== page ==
When you do talk, have meaningful conversations so you can share more of yourselves and deepen your bond. Ask your friends questions. And listen when they answer.
For example, you can gather your friends for a casual evening together. Keep it simple. Ask everyone to bring something to share so you’re not having to prepare a bunch of food for everyone. Make the space in your home, or, if you can’t host, go to a neutral open space (think picnic in a park). Or ask another friend who can to host. When gathered, give people time to hang out and chill and chat.
Then, set the space and gather everyone to move into intentional conversation time. This may feel awkward or ‘forced’ at first, but go with it. Make it a game, and it will feel fine in a moment. Establish that this is a safe space and people are welcome to share what they would like, asking everyone to respect what everyone says. You may ask for confidentiality, expecting what’s said here stays here. Then, jump into the conversation starters and questions.
Questions you can go around asking each person to answer:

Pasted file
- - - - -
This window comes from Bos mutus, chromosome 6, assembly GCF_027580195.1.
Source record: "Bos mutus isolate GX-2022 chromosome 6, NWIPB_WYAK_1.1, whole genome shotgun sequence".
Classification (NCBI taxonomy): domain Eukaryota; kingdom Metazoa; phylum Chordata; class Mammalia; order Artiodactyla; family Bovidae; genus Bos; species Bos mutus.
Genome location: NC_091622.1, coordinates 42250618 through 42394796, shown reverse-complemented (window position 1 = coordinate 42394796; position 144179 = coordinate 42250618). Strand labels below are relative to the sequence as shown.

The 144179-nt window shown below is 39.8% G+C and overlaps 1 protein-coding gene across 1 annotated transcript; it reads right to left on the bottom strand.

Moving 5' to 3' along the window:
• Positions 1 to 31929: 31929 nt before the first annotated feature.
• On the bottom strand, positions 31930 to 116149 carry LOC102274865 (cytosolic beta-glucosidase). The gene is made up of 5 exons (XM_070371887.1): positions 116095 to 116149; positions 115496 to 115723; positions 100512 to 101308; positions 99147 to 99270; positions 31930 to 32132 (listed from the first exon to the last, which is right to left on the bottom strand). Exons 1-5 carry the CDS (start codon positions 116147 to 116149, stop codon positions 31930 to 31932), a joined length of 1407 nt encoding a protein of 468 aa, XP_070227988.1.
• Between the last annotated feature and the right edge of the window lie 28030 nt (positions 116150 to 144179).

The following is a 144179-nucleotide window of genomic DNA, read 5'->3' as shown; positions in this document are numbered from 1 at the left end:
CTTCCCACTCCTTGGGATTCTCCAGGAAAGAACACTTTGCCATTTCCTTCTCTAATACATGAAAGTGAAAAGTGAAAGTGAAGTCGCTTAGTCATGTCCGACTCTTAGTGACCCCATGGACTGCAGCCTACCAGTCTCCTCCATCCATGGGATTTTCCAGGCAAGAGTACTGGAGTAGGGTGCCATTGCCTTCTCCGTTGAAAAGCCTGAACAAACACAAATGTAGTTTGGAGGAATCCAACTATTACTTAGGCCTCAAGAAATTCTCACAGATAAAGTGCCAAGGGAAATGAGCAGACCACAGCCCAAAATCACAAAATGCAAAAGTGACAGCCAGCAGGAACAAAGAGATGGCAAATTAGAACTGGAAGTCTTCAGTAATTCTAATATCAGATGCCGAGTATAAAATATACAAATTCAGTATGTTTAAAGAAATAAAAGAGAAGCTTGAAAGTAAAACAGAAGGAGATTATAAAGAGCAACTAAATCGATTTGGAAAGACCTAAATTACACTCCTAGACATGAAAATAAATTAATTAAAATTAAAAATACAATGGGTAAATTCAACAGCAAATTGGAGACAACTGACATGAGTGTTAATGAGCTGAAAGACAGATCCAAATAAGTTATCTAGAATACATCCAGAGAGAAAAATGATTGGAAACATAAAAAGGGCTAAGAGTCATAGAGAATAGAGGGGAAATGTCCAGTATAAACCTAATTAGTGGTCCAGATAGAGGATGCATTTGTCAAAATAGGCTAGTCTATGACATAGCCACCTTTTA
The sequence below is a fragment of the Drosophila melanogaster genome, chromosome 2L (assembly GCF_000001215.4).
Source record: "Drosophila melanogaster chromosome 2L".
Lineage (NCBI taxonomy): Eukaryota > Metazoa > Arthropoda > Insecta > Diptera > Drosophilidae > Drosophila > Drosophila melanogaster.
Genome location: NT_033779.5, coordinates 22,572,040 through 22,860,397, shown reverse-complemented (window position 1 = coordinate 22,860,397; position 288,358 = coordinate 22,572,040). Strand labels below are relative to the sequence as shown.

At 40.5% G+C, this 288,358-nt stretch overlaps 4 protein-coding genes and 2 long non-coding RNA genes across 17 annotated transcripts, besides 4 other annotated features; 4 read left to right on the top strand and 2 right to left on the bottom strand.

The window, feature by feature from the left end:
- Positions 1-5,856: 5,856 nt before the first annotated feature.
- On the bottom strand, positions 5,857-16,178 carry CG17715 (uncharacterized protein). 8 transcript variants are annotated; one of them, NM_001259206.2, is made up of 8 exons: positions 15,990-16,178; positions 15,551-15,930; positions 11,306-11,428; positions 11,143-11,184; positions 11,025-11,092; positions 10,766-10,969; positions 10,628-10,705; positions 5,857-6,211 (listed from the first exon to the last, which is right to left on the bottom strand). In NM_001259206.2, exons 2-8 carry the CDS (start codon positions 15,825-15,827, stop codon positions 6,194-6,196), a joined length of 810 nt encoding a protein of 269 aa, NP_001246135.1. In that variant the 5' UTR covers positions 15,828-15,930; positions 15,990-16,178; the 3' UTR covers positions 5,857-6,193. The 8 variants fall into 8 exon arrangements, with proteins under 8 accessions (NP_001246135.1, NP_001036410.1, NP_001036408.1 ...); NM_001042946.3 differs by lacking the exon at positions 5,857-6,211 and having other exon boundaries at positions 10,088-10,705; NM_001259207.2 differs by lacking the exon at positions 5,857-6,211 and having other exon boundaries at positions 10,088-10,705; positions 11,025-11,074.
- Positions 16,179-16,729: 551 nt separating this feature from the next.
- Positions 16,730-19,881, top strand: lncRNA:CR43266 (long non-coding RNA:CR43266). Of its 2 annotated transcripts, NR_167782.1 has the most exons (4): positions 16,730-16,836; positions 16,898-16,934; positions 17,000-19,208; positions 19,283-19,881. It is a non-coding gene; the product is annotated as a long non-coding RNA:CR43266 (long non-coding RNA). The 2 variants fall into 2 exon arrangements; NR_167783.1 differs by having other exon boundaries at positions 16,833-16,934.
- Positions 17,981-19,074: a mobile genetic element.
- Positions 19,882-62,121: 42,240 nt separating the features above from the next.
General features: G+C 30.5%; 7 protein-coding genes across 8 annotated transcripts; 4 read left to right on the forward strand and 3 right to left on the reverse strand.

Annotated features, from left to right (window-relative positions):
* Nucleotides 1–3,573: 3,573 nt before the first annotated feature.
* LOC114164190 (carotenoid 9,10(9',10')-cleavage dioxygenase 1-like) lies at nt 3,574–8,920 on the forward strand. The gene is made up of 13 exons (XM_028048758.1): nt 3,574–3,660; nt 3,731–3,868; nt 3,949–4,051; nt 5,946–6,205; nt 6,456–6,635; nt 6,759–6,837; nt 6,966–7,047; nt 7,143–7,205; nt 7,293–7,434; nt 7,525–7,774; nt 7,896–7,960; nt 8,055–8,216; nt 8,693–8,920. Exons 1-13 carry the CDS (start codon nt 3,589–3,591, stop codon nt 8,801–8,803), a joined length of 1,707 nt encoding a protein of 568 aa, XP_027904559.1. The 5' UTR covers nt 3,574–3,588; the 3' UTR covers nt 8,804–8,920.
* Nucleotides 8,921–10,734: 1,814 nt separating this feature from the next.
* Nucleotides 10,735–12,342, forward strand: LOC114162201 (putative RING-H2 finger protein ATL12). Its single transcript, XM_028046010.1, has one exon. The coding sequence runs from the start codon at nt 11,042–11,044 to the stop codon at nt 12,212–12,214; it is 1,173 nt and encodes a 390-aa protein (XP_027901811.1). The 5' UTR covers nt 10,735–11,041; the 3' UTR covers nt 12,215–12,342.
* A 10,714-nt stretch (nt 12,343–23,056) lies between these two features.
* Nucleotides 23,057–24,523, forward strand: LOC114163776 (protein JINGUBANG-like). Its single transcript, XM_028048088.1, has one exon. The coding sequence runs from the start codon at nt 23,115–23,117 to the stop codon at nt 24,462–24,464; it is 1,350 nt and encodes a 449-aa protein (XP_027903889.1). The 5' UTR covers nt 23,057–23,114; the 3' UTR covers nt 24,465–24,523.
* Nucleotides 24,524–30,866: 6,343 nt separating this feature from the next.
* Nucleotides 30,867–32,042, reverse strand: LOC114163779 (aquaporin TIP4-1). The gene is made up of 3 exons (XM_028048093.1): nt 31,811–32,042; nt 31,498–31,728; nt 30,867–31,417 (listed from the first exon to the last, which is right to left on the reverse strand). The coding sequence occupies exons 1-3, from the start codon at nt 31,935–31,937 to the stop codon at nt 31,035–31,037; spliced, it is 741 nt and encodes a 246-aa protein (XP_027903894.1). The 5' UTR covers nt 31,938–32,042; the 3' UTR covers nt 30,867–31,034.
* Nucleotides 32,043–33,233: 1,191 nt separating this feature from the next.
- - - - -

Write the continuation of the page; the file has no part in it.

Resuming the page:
These little conversation starters are great for getting to know your friends on a deeper level than you might achieve in just everyday casual conversation. Lead the way by being vulnerable and sharing honestly and openly. It’s lovely to learn these things about people we love and in an intentional space and time.
Good friends bear one another's burdens that is how we live out the love of Jesus (Gal 6:2). Love each other. Be invested in the lives of your friends. Let them know how you appreciate them, what goodness they bring to your life. Encourage one another. Pay attention. If they have a big event coming up in their life, a quick text to let them know you’re thinking of them goes a long way. Check in with your friends. If you have a friend who’s having a hard time, let them know that you are there for them. Pray for your friends. You can intercede for them. Accepting support and asking your friends to pray for you are powerful and meaningful ways to receive love from your friends.
Don’t take friendships for granted, that they’ll always be there. Friendships are living things, and when they aren’t tended to, they can die, like any other living thing. Give your friendships the time and attention they require and deserve. You and your friend will thank you for it. “Two are better than one because they have a good return for their labor: if either of them fall down, one can help the other up” (Ecclesiastes 4:9-10). Friendship is a gift of God. You deserve good friends. To help you stand, help you up when you fall, and to walk with you. And you for them. May you always be a good friend to yourself, learning to let unhealthy relationships go. And may you learn to recognize when a good friend has entered your life and discern how to nurture that relationship.
Rev. Dr. Steven Koster
Rev. Dr. Rob Toornstra